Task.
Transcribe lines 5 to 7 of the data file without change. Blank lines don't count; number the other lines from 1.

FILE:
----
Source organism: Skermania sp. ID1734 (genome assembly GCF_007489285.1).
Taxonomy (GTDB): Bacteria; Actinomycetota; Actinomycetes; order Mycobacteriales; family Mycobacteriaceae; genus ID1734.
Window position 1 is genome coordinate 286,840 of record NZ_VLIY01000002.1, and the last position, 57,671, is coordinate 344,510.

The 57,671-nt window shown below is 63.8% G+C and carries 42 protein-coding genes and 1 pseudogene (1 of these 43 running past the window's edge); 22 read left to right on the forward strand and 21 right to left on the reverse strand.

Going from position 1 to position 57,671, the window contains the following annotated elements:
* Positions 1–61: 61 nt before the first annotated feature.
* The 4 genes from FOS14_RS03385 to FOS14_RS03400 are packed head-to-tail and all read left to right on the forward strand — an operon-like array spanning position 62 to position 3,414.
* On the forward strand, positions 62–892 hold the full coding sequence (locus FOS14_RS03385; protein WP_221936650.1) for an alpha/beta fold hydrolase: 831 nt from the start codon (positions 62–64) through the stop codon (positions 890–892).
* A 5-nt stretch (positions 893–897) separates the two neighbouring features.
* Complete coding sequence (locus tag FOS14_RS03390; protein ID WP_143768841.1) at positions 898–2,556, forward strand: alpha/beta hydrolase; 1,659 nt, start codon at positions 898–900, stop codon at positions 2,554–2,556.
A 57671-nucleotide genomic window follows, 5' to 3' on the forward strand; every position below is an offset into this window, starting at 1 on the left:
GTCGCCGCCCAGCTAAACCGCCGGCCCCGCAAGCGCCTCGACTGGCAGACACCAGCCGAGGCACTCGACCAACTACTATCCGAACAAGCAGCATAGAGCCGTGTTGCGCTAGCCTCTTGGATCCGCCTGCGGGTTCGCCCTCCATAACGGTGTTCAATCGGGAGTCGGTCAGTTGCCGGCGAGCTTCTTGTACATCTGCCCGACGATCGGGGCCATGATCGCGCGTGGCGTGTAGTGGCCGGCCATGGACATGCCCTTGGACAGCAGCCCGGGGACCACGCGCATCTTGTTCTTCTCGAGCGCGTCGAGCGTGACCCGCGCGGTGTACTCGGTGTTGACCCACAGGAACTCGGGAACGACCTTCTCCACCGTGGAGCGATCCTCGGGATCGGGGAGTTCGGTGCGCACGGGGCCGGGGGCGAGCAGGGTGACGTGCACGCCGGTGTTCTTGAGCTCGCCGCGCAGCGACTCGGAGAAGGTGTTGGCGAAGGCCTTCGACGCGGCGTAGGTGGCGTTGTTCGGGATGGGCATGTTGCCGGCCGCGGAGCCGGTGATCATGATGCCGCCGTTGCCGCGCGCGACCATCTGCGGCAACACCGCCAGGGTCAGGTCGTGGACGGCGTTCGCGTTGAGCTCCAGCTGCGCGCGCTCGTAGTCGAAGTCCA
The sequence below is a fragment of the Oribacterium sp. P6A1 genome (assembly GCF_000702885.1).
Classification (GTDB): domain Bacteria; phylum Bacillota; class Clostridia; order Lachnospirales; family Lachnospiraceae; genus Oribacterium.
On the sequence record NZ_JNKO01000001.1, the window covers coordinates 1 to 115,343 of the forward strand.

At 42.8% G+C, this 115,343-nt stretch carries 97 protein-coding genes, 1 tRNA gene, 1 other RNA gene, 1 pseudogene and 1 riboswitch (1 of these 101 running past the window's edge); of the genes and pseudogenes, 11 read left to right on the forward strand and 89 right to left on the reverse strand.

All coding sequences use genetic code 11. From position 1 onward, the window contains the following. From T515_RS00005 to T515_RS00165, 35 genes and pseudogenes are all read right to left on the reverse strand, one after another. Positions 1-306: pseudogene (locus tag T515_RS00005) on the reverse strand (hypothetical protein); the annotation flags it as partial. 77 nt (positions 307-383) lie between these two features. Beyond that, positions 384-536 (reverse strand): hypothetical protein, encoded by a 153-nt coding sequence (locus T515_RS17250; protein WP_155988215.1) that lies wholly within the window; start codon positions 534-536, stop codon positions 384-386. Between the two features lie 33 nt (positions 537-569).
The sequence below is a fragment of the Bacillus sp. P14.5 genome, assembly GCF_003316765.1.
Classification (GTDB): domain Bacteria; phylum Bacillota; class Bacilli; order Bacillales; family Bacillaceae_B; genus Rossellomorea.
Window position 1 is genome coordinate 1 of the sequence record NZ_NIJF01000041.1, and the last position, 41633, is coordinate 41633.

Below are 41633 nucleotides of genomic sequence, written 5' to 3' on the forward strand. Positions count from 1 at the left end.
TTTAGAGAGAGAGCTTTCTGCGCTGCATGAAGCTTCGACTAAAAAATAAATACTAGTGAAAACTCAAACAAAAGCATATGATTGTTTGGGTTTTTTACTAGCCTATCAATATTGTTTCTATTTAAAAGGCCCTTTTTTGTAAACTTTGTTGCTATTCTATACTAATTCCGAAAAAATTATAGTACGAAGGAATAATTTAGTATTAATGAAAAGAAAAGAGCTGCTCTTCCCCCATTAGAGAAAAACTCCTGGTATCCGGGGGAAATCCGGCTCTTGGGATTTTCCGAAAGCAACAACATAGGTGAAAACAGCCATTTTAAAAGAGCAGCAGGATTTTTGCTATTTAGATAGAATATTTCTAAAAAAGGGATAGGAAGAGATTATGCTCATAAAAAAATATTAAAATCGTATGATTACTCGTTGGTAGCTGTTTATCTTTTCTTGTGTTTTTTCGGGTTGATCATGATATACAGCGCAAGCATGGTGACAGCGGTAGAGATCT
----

Going from position 1 to position 57,671, the window contains the following annotated elements:
* Positions 1–61: 61 nt before the first annotated feature.
* The 4 genes from FOS14_RS03385 to FOS14_RS03400 are packed head-to-tail and all read left to right on the forward strand — an operon-like array spanning position 62 to position 3,414.